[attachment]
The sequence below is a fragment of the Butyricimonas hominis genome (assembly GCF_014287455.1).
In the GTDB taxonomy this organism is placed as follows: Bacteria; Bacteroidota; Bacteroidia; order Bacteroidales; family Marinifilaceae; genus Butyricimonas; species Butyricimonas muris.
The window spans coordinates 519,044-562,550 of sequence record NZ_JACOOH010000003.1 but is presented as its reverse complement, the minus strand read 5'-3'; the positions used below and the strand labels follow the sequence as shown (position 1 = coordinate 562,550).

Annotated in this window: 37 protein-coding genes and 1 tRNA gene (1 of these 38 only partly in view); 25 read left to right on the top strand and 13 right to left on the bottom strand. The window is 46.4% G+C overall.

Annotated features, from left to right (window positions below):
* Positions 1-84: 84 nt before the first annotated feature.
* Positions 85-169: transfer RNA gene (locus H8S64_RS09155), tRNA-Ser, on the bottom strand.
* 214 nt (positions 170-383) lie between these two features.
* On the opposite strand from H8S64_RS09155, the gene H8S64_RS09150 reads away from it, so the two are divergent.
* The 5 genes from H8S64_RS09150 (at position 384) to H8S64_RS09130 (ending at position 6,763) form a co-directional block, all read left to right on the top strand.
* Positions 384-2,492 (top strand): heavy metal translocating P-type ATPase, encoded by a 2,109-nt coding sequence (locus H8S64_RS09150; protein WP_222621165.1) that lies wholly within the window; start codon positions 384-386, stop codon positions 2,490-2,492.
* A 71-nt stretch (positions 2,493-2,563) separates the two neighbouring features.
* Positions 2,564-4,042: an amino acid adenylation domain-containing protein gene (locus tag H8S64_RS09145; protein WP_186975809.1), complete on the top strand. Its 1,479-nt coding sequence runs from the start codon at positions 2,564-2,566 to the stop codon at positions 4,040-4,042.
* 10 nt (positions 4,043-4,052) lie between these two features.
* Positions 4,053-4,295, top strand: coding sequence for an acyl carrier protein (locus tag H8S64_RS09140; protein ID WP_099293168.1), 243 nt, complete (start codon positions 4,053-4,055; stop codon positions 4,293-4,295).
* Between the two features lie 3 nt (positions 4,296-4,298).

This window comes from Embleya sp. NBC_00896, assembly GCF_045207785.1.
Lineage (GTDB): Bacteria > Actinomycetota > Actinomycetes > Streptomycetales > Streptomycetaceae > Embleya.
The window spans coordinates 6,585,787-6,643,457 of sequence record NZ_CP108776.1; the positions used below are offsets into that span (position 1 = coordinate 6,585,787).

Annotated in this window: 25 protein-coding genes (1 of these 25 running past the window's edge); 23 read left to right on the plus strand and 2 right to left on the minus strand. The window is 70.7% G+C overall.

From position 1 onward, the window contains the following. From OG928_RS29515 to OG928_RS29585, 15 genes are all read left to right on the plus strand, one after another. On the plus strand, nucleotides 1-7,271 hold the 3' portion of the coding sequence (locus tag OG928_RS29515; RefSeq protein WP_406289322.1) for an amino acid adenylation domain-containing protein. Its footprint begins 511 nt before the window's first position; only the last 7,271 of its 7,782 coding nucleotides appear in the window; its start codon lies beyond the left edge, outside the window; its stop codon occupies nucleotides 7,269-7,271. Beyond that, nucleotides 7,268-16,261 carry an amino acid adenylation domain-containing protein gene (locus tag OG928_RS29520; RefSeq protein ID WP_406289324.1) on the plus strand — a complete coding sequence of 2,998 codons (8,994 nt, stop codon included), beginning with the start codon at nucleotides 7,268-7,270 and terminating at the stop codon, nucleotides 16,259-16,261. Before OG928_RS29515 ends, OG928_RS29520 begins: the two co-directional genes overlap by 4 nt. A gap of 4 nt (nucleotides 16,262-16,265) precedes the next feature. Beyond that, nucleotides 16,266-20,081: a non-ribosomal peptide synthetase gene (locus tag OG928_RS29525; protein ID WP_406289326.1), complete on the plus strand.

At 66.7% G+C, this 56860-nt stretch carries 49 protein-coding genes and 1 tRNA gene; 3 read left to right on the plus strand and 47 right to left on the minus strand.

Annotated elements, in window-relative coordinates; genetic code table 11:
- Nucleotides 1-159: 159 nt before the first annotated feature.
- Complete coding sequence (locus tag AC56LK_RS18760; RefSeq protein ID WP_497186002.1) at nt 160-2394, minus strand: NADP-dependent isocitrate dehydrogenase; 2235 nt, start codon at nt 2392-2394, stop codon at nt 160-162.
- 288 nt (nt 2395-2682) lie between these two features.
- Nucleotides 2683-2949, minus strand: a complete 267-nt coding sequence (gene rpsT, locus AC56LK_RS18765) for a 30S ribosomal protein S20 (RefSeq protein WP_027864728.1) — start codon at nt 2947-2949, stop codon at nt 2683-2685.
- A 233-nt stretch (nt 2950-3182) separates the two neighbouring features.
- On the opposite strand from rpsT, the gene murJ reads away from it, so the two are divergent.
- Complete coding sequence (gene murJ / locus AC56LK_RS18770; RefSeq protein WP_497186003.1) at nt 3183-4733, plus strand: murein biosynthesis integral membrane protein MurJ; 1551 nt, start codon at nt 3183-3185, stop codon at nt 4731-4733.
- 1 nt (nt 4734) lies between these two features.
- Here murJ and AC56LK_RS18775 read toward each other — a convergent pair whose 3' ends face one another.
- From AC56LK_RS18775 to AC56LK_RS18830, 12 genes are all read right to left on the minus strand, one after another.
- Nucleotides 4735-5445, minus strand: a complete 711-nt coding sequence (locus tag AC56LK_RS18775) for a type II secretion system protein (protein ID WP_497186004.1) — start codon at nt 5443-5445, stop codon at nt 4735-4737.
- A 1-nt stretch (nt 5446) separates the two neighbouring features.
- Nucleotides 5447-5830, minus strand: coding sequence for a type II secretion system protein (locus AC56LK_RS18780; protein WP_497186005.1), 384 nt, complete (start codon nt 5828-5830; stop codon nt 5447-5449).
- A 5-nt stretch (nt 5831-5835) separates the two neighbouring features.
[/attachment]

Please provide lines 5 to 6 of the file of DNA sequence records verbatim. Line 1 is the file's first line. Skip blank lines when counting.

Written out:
Annotated features, from left to right (window positions below):
* Positions 1-84: 84 nt before the first annotated feature.